If you want to grow your mushrooms, it might be wise to figure out which medium is ideal for your needs. You might ask yourself, “Which is best for growing between spawn bags and substrate jars?” We’ll be the first to tell you that both have many benefits and drawbacks, so neither is better than the other. Below, we’ll discuss what a substrate jar and spawn bag are, the benefits of both, and the rather extensive inoculation process. Read below for more information.
What’s a Substrate Jar?
A substrate jar is a mason jar used for growing mushroom spawn. It can come in all kinds of shapes and sizes. Using it is one of many methods for holding mushroom substrate and mycelium, and it’s also one of the most unique for reasons we’ll get into below. The process of using the mason jar is pretty simple. You need to ensure that the lid isn’t too tight and that the lid filter is breathable. It should also have a hole punctured in the top so that you can easily inoculate it.
What’s a Spawn Bag?
You might find yourself buying mushroom grow bags in bulk for good reasons. Mushroom grow bags—spawn bags for short—are among the most popular growing mediums. People love them for many reasons, which we’ll get into below.
A mushroom grow bag is also called a gusseted autoclavable polypropylene filter patch bag, which, admittedly, sounds like a lot to take in. Don’t worry. We’ll take it from the top. The term “gusseted” references how the bag is generally folded flat and toward the inside. “Autoclavable” indicates a wonderful benefit: it can withstand high temperatures. Polypropylene is the bag’s material and helps it hold your grain during sterilization without issue. Finally, the “filter patch” part of the name references the filter at the front of the bag. It lets fresh air in while keeping contaminants out.
What Are the Benefits of a Substrate Jar?
A substrate jar is generally more compact. As such, it’s easier to store than your spawn bag, which may take up more room. Additionally, it’s glass, so it’s not like you can rip or tear it. In this way, it has more longevity than your standard grow bag. Using smaller jars means you can have more variety in the same incubation space. That said, they can be more expensive than your average grow bag. You can use your jar as your master spawn if your spawn bag becomes contaminated.
What Are the Benefits of a Spawn Bag?
Grow bags are easier to break down, and they’re cheaper overall. You get far more bang for your buck than with mason jars. They can also hold more grain overall. As the mycelium colonizes the grain, your yield will be much higher than in more compact substrate jars. Additionally, you may not be able to store as many. Imagine a shelf full of jars you can neatly stack on top of each other.
In contrast to this, mushroom grow bags may take up far more space because the grain settles in the bottom of the bag. This key difference between spawn bags and substrate jars shows that the one that’s ideal for growing depends on your needs.
Rather than choosing one or the other, why not choose both? We recommend you try both, then see what you think.
The Growing Process With a Substrate Jar
The process of growing mushrooms with a jar is relatively simple. Let’s go over it below. First, you’ll want to clean and sterilize everything—even yourself. Mushroom cultivation is a delicate process, making it easy to contaminate your colony.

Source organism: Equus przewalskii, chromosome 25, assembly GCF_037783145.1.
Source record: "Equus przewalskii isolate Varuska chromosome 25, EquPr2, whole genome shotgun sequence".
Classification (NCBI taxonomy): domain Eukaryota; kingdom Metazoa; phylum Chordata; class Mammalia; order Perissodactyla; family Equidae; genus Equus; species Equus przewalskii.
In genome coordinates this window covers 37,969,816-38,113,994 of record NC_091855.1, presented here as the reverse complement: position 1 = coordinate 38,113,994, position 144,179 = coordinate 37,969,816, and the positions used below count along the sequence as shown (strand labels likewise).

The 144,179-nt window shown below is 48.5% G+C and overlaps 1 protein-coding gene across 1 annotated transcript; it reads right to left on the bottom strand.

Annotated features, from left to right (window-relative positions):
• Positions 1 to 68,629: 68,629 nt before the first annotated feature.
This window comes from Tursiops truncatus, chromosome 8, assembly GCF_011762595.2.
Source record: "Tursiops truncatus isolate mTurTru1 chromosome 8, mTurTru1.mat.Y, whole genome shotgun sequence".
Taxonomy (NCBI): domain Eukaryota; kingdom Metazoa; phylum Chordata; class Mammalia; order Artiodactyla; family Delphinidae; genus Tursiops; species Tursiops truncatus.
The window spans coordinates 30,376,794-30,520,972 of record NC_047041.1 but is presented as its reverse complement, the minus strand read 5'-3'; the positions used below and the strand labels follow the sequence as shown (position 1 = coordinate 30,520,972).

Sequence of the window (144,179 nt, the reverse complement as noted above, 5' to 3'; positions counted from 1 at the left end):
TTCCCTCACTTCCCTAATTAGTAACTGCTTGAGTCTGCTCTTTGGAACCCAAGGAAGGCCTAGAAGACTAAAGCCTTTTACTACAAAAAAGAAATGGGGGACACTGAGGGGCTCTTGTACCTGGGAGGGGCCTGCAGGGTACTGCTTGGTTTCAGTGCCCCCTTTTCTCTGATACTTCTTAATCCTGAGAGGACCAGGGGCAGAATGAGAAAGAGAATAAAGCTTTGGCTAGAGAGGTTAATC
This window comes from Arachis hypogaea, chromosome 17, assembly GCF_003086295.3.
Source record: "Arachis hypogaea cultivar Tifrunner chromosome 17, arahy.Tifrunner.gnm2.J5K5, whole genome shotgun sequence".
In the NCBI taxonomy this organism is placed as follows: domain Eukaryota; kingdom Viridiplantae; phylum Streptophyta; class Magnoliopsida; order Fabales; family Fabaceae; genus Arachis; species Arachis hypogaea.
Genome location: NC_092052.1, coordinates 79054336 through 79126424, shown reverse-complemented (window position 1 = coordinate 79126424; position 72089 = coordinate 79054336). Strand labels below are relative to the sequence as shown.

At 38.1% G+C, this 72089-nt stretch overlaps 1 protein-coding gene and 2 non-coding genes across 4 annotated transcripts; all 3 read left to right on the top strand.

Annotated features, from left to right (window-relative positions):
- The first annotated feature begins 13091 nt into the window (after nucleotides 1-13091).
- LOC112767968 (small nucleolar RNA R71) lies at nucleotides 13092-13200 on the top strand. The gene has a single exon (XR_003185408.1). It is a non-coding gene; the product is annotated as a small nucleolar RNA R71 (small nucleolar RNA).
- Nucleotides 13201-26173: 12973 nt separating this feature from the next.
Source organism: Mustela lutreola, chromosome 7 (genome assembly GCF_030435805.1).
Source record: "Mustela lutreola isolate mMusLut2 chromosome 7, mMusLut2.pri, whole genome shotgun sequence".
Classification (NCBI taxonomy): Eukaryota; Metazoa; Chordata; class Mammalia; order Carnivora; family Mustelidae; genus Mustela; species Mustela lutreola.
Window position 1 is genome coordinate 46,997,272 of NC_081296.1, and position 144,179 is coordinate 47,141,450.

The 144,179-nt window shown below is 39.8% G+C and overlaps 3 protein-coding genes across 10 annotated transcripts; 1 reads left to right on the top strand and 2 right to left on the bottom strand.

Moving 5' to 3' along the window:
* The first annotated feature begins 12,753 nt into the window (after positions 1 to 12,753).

Because of this, take a shower first before you touch anything. After that, sterilize all your tools, including your scalpel, syringe, and anything else you feel is pertinent. For example, you can take your blade and run a lighter across the length of it. This way, when it’s time to colonize your jar or bag, it’ll be fully ready for it. Rubbing alcohol is also useful here.
Prepare the substrate you’ll be using. Fill the mason jars, but only to the level at the bottom of the ring band. After that, use a top substrate layer—typically dry vermiculite. Put the lids on the jars and screw the bands in place.
After that, you’ll want to sterilize your jars. You can do this by putting them in a pressure cooker or steaming them. If you use a pressure cooker, put the jars on the rack, add a cup of water, and cook them for 45 minutes at 15 psi. With boiling temperatures, you can also steam the jars in a large pot for 60 to 75 minutes.
Next, use your spore syringe. It likely comes with instructions, but as a general rule, you should shake the spore solution. Inject a small amount into the mushroom substrate through the jars through the holes you poked through the lid. Then, you’ll want to move them to a warm, dry space and examine them for growth.
After it grows large enough to harvest, dunk the cake with water before fruiting—this will increase its yield. Remove the jar lid, saturate the cake with water, put the lid back, and refrigerate for a day. After that, wait for harvest! You should start to see results within two weeks. When it’s ready, harvest it and enjoy!
The Growing Process Within a Spawn Bag
Much of the mushroom growth process is the same as with substrate jars. You’ll still need to gather and sterilize your tools and supplies. Make sure you have your substrate ready, then empty it into the bag.
Following that, seal the substrate and clean the outside before introducing the spores. Great bags will always have injection ports you can inject your spores into with a syringe. If your grow bag has such a port, go ahead and inoculate the spores. The port will close on its own, mitigating possible contamination.
Once fully colonized, open it, and introduce it to the fruiting substrate in another bag. The colonized mycelium will break up, at which point you can mix it with the fruiting substrate in the bag of your choice.
If you’re interested in growing your mushrooms and feel ready to take the plunge, we have mushroom-growing kits here at Midwest Grow Kits! Shop with us today, and check out what we have to offer.